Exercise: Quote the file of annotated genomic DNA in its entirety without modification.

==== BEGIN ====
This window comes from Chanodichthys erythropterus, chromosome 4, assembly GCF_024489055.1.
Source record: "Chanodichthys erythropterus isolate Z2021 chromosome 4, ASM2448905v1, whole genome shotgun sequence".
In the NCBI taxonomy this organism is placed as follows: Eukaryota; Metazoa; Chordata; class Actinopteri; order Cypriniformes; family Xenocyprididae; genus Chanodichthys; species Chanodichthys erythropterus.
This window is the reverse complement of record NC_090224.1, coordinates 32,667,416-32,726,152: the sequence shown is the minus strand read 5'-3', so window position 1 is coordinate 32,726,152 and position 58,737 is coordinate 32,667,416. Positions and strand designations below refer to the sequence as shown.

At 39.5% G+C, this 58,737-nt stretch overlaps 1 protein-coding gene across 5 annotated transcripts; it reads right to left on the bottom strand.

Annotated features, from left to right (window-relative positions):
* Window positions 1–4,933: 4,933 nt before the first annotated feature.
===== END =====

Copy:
This window comes from Chanodichthys erythropterus, chromosome 4, assembly GCF_024489055.1.
Source record: "Chanodichthys erythropterus isolate Z2021 chromosome 4, ASM2448905v1, whole genome shotgun sequence".
In the NCBI taxonomy this organism is placed as follows: Eukaryota; Metazoa; Chordata; class Actinopteri; order Cypriniformes; family Xenocyprididae; genus Chanodichthys; species Chanodichthys erythropterus.
This window is the reverse complement of record NC_090224.1, coordinates 32,667,416-32,726,152: the sequence shown is the minus strand read 5'-3', so window position 1 is coordinate 32,726,152 and position 58,737 is coordinate 32,667,416. Positions and strand designations below refer to the sequence as shown.

At 39.5% G+C, this 58,737-nt stretch overlaps 1 protein-coding gene across 5 annotated transcripts; it reads right to left on the bottom strand.

Annotated features, from left to right (window-relative positions):
* Window positions 1–4,933: 4,933 nt before the first annotated feature.